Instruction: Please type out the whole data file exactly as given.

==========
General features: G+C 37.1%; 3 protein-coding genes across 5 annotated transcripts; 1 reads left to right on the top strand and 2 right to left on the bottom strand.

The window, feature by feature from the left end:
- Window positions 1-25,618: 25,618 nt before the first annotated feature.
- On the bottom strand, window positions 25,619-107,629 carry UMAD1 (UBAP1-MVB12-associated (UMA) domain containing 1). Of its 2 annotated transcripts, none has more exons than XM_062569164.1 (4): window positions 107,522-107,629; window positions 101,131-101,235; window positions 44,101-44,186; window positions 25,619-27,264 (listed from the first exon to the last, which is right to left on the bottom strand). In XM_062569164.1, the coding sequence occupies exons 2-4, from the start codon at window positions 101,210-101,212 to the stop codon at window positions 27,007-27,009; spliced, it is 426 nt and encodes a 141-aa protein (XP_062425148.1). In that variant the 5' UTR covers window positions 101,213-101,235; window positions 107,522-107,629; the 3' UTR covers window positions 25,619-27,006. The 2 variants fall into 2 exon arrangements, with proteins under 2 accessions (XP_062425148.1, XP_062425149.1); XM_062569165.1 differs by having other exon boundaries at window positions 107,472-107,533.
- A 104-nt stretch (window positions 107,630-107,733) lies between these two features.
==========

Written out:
General features: G+C 37.1%; 3 protein-coding genes across 5 annotated transcripts; 1 reads left to right on the top strand and 2 right to left on the bottom strand.

The window, feature by feature from the left end:
- Window positions 1-25,618: 25,618 nt before the first annotated feature.
- On the bottom strand, window positions 25,619-107,629 carry UMAD1 (UBAP1-MVB12-associated (UMA) domain containing 1). Of its 2 annotated transcripts, none has more exons than XM_062569164.1 (4): window positions 107,522-107,629; window positions 101,131-101,235; window positions 44,101-44,186; window positions 25,619-27,264 (listed from the first exon to the last, which is right to left on the bottom strand). In XM_062569164.1, the coding sequence occupies exons 2-4, from the start codon at window positions 101,210-101,212 to the stop codon at window positions 27,007-27,009; spliced, it is 426 nt and encodes a 141-aa protein (XP_062425148.1). In that variant the 5' UTR covers window positions 101,213-101,235; window positions 107,522-107,629; the 3' UTR covers window positions 25,619-27,006. The 2 variants fall into 2 exon arrangements, with proteins under 2 accessions (XP_062425148.1, XP_062425149.1); XM_062569165.1 differs by having other exon boundaries at window positions 107,472-107,533.
- A 104-nt stretch (window positions 107,630-107,733) lies between these two features.